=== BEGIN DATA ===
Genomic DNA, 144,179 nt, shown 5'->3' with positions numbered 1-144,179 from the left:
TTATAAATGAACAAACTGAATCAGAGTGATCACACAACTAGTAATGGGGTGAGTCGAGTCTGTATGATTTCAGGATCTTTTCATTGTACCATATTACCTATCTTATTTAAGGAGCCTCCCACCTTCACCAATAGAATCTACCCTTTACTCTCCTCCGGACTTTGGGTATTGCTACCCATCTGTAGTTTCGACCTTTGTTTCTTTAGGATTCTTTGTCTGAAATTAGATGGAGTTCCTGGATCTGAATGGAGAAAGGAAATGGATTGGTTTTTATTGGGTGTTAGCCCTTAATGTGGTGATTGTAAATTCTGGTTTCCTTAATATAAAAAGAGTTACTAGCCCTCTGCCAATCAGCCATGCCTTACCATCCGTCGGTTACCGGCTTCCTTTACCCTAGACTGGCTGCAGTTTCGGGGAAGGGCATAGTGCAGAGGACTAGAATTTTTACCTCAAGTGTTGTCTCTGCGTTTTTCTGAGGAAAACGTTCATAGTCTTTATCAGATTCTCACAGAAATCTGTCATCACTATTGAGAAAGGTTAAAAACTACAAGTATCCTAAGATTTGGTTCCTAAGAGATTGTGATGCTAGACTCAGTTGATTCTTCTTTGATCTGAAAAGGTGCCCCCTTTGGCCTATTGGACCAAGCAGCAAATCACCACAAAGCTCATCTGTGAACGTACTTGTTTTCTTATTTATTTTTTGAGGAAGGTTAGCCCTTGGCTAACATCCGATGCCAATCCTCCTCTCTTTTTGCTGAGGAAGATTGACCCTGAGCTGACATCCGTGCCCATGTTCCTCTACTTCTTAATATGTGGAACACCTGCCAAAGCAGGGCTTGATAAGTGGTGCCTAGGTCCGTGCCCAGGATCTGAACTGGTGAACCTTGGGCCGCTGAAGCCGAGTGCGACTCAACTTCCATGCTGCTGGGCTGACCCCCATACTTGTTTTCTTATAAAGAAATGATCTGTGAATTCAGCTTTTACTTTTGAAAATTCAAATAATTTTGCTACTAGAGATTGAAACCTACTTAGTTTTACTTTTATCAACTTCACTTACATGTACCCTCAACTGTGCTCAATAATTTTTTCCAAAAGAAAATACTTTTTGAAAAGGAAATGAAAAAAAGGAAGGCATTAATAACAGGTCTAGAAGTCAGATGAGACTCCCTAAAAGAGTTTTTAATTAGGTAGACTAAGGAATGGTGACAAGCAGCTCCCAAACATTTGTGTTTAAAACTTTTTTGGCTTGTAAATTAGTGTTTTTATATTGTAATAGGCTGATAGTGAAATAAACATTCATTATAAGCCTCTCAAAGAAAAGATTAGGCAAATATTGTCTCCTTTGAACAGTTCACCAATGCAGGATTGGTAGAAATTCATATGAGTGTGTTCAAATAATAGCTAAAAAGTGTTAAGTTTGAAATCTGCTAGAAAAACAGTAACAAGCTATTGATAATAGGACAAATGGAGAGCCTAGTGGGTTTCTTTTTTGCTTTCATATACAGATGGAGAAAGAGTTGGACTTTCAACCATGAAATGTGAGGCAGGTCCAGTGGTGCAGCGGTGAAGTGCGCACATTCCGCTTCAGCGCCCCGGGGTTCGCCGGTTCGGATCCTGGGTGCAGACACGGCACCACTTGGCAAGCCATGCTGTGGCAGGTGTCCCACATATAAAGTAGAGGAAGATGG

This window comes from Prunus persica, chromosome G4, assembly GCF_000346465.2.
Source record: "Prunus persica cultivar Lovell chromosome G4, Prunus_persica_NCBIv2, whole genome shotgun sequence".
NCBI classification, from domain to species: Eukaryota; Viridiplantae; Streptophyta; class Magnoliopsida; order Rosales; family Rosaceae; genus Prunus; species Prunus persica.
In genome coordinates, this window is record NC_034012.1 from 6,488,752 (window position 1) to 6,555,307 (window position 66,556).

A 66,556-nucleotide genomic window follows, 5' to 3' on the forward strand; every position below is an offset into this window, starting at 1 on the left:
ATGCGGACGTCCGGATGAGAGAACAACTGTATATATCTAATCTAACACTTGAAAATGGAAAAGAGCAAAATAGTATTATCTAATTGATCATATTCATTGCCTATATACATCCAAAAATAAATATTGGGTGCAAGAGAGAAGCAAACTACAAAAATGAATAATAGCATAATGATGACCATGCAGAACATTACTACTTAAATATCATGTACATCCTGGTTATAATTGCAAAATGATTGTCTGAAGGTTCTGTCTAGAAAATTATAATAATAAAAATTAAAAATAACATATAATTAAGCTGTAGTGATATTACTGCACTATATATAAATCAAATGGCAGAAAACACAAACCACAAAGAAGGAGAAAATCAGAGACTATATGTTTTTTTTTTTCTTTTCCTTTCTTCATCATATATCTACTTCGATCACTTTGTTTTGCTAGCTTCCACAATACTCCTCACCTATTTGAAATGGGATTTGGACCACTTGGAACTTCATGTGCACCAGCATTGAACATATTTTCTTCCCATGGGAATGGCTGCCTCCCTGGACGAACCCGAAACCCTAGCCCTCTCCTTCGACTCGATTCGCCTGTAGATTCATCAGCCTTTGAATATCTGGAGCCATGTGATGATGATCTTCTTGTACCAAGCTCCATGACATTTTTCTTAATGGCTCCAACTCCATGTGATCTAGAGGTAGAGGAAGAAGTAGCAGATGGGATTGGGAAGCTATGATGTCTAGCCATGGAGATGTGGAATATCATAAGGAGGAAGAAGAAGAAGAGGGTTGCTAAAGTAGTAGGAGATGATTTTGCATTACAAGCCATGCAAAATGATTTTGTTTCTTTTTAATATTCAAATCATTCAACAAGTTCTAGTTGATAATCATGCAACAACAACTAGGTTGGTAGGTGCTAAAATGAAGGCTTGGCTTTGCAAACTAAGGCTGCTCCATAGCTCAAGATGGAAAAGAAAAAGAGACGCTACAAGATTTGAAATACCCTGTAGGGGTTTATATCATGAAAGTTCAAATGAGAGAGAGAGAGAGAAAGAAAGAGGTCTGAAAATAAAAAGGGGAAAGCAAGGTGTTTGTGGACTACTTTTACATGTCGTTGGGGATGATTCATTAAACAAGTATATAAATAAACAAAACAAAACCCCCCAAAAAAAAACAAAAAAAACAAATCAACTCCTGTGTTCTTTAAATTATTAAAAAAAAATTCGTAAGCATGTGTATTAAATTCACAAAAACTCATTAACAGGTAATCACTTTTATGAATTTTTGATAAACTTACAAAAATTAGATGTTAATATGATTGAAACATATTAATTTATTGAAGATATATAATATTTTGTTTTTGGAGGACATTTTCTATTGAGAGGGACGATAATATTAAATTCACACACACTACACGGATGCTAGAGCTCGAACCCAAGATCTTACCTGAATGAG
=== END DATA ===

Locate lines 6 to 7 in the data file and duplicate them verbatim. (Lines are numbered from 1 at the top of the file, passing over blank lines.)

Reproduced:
In genome coordinates, this window is record NC_034012.1 from 6,488,752 (window position 1) to 6,555,307 (window position 66,556).

A 66,556-nucleotide genomic window follows, 5' to 3' on the forward strand; every position below is an offset into this window, starting at 1 on the left: